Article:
Spanish engineering company Marcelo Penna Engineering has joined forces with Dutch offshore transfer system specialist Safeway to design an intelligent Service Operation Vessel and gangway combination that puts a high focus on crew comfort, safety, reliability and workability while lowering costs.
The outcome of the collaboration is the DP2 MP625 SOV combined with the recently introduced Safeway Gannet 3D motion-compensated offshore access system with features such as “zero impact bumpering” or “hover-mode” and roll compensation capability.
The SOV is destined to stay in a wind farm, even in the roughest sea conditions. Fitted with the Safeway Gannet 3D motion compensated gangway enables what is claimed to be “a degree of safety, flexibility and effectiveness previously unseen in the international offshore gangway industry.”
Simulation tests have shown that the Spanish/Dutch combination offers high workability throughout the year.
“For both our companies innovation was the key driver behind this partnership. Our common goal was to come up with a high-quality design and cutting-edge technology that would minimize construction and maintenance costs, maximize operational efficiency at sea and reduce any unplanned downtime,” said Marcelo Penna, CEO of Marcelo Penna Engineering. “We are confident that the MP625 SOV and Safeway’s Gannet gangway will become a popular combination in the demanding and fast-growing SOV market.”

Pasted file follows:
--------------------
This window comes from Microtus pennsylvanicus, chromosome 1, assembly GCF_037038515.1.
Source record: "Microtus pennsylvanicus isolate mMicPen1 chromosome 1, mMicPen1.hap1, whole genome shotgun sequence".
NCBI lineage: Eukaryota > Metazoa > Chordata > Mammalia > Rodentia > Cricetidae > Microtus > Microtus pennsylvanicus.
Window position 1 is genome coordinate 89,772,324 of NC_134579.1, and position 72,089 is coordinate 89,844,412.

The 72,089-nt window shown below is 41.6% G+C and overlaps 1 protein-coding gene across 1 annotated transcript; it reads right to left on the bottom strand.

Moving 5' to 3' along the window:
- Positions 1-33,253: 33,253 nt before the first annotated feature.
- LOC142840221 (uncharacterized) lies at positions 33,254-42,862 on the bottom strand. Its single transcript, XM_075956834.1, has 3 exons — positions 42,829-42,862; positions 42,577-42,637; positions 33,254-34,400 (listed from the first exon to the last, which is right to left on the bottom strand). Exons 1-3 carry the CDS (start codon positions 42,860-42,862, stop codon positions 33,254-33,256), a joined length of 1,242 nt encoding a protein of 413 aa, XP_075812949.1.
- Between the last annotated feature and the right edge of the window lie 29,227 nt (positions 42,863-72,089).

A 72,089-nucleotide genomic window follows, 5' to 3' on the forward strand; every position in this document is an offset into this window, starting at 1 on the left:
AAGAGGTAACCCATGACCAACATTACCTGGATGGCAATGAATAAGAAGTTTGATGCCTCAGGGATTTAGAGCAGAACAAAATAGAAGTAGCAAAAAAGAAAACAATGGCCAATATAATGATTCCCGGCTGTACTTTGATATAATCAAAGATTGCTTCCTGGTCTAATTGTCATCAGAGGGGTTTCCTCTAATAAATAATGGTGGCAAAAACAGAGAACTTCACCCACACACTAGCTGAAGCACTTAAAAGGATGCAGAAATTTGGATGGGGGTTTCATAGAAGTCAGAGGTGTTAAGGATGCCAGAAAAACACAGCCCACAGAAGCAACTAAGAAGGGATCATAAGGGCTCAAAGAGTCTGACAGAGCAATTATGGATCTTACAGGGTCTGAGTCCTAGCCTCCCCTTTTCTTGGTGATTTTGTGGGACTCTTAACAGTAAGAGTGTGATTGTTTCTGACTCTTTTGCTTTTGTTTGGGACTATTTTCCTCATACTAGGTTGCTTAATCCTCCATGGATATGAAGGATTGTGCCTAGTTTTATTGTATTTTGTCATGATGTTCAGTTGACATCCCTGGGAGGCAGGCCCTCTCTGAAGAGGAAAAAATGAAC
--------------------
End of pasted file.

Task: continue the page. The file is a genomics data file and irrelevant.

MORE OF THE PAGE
The SOV’s trimaran hull allows for up to 21 knots of maximum speed in up to 3.5 meter waves compared to the industry norm of 2.5 meters while providing full comfort for personnel and cargo transfers (between 1,000 kg and 2,000 kg).
“Our Safeway Gannet 3D motion-compensated access system was developed in response to evolving requirements for fast, safe and efficient walk-to-work systems such as those being sought by Equinor and its partners for the massive offshore wind farms they plan to build on Dogger Bank,” said Wijnand van Aalst, CEO of Safeway. “Vessel and gangway must be able to connect and transfer personnel and equipment in a significant wave height of 3.5 meters, while the SOV must also be more compact than those built to date for services in the North Sea.”
With a length of 64 meters the MP625 is around 20 meters shorter than current-generation SOVs.
The vessel will be equipped with three powerful diesel engines each coupled with two electric motors offering a hybrid solution with a total output power of 4.4 MW. By equipping the SOV with lithium batteries, the vessel will be capable of remaining in DP for up to 12 hours in silent mode. All these solutions imply a very low fuel consumption.